The coaches for all JOAD teams are trained and had to complete specific certification classes.

Wyatt’s training is helping him to become competitive, but Eric said it’s helping him to become more social and outgoing, too.

“When he first came he was really quiet,” Eric said. “But he’s 9 and he’s talking with a 14-year-old; he’s making a lot of friends.”

JOAD is for archers ages 8-20. To learn more, call Overton’s Archery Center at 832-1654 or visit the store.

“It’s fun and it’s not really hard to learn,” said Tate. A plus: Her friends think it’s cool.

Comments

Tammy Copp-Barta 1 year, 5 months ago

You need to come check them out! They are great! Lots of selection also if you're looking to purchase archery equipment and they also can do birthday parties and scout events. Liz, Bill, Jude and John are great to work with!! Our daughter has been shooting since March and loves it!

Chris Golledge 1 year, 5 months ago

Cool, and I should not critique, but the lefty (or at least left-eye dominate person) in the photo should have the knock between his index and middle finger. I'd slide the armguard up a bit to the fat part of the forearm as well; that is the most likely spot to get hit by the string.

50YearResident 1 year, 5 months ago

Looking at the picture, it looks like an incorrect hold of the arrow and bowstring. What do others think? No bulls eye there with that shot.

Mark English 1 year, 5 months ago

Yeah let's all put that kid down for going out and having a good time. Seriously? This isn't what I expect from fellow citizens of Lawrence. Leave it alone.

fragment 1 year, 5 months ago

Actually, he's shooting the bow correctly. It's far easier to get a clean release with all 3 fingers under the arrow. It is the US Archery (the USOC-sponsored target archery organization) standard for teaching new shooters.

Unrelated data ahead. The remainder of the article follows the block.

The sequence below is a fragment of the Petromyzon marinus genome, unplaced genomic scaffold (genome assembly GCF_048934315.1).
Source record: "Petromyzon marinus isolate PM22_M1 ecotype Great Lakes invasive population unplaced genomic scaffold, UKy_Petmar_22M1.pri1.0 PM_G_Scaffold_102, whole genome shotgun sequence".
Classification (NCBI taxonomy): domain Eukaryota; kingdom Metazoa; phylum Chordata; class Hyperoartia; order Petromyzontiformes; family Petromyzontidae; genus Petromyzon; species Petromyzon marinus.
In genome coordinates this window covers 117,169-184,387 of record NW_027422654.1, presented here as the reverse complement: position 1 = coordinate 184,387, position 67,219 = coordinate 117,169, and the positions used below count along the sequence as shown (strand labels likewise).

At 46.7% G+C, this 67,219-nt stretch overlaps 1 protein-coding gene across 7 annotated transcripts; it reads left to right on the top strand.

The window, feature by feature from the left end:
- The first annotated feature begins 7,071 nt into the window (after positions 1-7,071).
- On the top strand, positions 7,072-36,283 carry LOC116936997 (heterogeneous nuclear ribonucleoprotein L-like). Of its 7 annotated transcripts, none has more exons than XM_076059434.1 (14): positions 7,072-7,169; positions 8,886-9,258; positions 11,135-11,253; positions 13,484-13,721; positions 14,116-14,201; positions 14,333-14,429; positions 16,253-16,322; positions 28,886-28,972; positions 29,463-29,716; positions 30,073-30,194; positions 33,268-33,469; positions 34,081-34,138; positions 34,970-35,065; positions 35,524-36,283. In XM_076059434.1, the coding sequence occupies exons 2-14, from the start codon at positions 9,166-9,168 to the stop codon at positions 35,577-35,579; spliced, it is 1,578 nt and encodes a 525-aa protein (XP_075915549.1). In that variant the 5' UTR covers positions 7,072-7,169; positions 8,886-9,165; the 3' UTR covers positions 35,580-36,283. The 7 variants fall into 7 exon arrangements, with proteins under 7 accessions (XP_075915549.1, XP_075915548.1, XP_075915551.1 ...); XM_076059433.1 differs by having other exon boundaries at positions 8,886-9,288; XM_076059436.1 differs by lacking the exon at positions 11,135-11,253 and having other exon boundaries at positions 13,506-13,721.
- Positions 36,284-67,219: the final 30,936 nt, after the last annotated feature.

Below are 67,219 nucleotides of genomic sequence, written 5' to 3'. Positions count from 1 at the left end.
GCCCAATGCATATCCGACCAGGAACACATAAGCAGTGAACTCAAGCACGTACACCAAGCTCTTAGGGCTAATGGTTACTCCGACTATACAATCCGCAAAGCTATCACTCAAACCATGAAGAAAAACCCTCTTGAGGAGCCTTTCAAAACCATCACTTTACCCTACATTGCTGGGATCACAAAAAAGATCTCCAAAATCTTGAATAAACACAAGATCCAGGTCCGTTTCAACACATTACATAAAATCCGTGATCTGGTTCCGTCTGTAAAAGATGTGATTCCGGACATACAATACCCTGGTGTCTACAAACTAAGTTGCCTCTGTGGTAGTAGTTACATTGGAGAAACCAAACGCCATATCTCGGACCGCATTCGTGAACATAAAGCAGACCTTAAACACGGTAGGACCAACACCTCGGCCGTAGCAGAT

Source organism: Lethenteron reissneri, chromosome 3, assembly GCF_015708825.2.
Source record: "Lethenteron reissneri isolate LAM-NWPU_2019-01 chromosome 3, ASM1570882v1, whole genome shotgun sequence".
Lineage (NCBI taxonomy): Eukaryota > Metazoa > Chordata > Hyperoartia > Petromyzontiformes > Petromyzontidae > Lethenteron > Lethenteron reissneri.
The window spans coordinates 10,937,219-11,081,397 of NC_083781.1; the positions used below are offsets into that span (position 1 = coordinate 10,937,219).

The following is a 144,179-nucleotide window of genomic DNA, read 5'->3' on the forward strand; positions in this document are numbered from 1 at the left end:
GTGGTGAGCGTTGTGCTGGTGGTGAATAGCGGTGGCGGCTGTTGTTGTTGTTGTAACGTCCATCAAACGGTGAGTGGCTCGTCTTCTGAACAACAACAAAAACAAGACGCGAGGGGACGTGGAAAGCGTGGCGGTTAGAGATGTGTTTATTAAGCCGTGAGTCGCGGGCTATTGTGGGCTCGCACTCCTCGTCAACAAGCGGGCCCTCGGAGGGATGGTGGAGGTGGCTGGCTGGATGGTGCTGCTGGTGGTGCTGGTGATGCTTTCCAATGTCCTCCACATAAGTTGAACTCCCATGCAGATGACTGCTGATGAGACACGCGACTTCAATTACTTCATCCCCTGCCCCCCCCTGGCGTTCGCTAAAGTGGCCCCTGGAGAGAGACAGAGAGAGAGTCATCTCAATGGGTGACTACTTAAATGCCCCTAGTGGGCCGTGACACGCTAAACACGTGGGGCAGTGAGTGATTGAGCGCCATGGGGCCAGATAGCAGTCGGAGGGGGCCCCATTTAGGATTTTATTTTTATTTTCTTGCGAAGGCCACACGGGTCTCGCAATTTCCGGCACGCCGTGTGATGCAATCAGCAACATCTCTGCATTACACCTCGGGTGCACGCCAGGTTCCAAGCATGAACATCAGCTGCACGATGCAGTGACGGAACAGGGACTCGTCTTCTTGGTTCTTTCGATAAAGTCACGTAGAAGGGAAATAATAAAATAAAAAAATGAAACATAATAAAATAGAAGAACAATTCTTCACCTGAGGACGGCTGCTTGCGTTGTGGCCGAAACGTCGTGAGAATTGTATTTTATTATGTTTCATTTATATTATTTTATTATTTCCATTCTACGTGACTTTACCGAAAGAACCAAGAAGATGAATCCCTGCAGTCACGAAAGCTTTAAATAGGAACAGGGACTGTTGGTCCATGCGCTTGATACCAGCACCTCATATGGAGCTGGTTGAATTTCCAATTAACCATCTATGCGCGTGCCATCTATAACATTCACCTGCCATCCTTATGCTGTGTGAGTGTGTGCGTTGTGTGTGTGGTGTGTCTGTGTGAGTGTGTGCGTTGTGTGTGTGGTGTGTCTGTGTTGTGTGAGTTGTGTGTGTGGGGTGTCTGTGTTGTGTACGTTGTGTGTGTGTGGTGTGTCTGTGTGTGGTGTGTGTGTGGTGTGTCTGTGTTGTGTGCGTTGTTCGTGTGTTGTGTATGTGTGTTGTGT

As far as the location of the arm guard, you would need to see the brace height of the bow (the string at rest) in order to know how it is correctly or incorrectly positioned.

The gents at Overton's are qualified instructors and excellent shooters. They have an extensive knowledge of the sport and teach using the latest techniques. Attending classes and receiving coaching there is probably the best way for a local to get quality instruction to enter the sport successfully.

I started shooting with very similar form in the same program about 16 years ago. I've since gone on to be a member of the US Junior World Archery Team and win gold medals in international competition. JOAD is a excellent program that originated for youths, but has been expanded in recent years to accept adults as well.

I would encourage anyone interested in archery to check out the program and the archery center.

50YearResident 1 year, 5 months ago

Thank You, It is never too late to learn a new procedure. I learned from the "old School". And congratulations for winning the gold medals!

Chris Golledge 1 year, 5 months ago

I sit corrected. Old school as well, before locking knocks were common and you had to kind of pinch them between your fingers to get them to stay on the string.

A bit pedantic, but the string can't get to the wrist without traveling past the elbow, and the thickest part of the arm will be hit or nothing.